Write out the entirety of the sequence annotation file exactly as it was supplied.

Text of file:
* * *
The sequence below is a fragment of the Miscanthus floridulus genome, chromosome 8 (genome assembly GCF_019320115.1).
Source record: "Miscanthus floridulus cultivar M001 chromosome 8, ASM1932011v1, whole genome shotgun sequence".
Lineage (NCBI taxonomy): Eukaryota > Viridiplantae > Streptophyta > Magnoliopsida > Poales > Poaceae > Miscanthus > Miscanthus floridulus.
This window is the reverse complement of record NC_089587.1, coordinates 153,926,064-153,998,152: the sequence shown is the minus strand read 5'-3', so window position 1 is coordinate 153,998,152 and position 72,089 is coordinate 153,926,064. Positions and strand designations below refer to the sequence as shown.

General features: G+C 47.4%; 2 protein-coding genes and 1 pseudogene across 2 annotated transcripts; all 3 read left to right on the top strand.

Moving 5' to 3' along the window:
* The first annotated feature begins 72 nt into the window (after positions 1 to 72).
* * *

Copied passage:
The sequence below is a fragment of the Miscanthus floridulus genome, chromosome 8 (genome assembly GCF_019320115.1).
Source record: "Miscanthus floridulus cultivar M001 chromosome 8, ASM1932011v1, whole genome shotgun sequence".
Lineage (NCBI taxonomy): Eukaryota > Viridiplantae > Streptophyta > Magnoliopsida > Poales > Poaceae > Miscanthus > Miscanthus floridulus.
This window is the reverse complement of record NC_089587.1, coordinates 153,926,064-153,998,152: the sequence shown is the minus strand read 5'-3', so window position 1 is coordinate 153,998,152 and position 72,089 is coordinate 153,926,064. Positions and strand designations below refer to the sequence as shown.

General features: G+C 47.4%; 2 protein-coding genes and 1 pseudogene across 2 annotated transcripts; all 3 read left to right on the top strand.

Moving 5' to 3' along the window:
* The first annotated feature begins 72 nt into the window (after positions 1 to 72).